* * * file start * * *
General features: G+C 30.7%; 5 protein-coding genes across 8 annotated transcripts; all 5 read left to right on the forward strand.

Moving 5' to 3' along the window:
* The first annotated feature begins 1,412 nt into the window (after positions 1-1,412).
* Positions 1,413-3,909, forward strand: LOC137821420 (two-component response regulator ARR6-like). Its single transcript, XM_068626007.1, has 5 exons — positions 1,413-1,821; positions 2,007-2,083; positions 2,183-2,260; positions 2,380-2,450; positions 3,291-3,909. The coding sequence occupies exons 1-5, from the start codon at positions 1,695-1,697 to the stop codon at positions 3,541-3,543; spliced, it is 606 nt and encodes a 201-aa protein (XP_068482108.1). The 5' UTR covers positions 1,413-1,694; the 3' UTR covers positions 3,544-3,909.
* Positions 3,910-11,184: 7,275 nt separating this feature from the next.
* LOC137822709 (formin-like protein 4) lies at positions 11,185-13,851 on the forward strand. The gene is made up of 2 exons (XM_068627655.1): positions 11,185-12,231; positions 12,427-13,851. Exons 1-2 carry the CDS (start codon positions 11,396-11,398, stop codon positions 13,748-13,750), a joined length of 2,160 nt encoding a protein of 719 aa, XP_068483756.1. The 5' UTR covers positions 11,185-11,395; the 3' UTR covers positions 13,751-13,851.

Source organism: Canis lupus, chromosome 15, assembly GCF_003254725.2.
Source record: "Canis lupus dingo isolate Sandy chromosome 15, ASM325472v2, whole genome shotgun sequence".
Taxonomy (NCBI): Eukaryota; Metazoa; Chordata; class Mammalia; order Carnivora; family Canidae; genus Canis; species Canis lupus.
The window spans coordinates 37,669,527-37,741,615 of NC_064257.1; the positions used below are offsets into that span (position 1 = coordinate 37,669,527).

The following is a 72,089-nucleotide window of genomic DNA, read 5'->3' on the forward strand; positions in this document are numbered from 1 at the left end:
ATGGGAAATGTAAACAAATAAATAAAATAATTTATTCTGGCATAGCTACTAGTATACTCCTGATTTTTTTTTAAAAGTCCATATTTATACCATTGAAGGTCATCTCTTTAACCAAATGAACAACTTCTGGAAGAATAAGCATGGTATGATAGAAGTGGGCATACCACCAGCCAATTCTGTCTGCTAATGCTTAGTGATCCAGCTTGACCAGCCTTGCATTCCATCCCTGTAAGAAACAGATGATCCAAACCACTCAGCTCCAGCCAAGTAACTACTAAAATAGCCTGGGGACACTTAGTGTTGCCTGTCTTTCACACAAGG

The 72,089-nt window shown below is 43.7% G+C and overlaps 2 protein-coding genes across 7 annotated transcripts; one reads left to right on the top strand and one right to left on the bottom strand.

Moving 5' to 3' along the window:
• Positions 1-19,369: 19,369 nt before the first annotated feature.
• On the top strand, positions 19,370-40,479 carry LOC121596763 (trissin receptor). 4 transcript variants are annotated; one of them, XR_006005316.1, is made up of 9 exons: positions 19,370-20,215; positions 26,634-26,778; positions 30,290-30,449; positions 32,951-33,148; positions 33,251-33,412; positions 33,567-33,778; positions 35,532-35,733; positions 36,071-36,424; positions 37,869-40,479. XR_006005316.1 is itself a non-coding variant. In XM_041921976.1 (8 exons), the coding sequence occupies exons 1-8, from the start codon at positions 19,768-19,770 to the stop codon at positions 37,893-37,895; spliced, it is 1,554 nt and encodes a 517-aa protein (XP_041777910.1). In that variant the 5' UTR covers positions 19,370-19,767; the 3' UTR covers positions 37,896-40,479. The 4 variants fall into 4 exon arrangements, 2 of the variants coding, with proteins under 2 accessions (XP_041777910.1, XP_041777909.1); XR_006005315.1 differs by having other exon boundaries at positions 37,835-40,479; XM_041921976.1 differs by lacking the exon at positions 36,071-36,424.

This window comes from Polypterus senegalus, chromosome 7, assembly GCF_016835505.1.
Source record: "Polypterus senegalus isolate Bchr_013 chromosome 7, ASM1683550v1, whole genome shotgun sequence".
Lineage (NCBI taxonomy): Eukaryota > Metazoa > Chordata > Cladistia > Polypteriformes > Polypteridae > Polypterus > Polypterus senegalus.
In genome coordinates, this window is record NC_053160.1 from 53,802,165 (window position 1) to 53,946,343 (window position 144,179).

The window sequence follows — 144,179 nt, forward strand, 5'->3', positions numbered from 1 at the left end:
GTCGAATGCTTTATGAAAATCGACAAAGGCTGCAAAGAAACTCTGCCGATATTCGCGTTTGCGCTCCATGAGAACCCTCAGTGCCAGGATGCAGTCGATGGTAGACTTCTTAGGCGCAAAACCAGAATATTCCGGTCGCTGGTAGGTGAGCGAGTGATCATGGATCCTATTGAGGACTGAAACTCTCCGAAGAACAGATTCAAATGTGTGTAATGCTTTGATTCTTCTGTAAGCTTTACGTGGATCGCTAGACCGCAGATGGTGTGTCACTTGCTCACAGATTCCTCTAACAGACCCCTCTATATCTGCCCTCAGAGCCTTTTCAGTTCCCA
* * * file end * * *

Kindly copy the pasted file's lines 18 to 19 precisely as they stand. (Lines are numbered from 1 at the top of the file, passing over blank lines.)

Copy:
Source record: "Polypterus senegalus isolate Bchr_013 chromosome 7, ASM1683550v1, whole genome shotgun sequence".
Lineage (NCBI taxonomy): Eukaryota > Metazoa > Chordata > Cladistia > Polypteriformes > Polypteridae > Polypterus > Polypterus senegalus.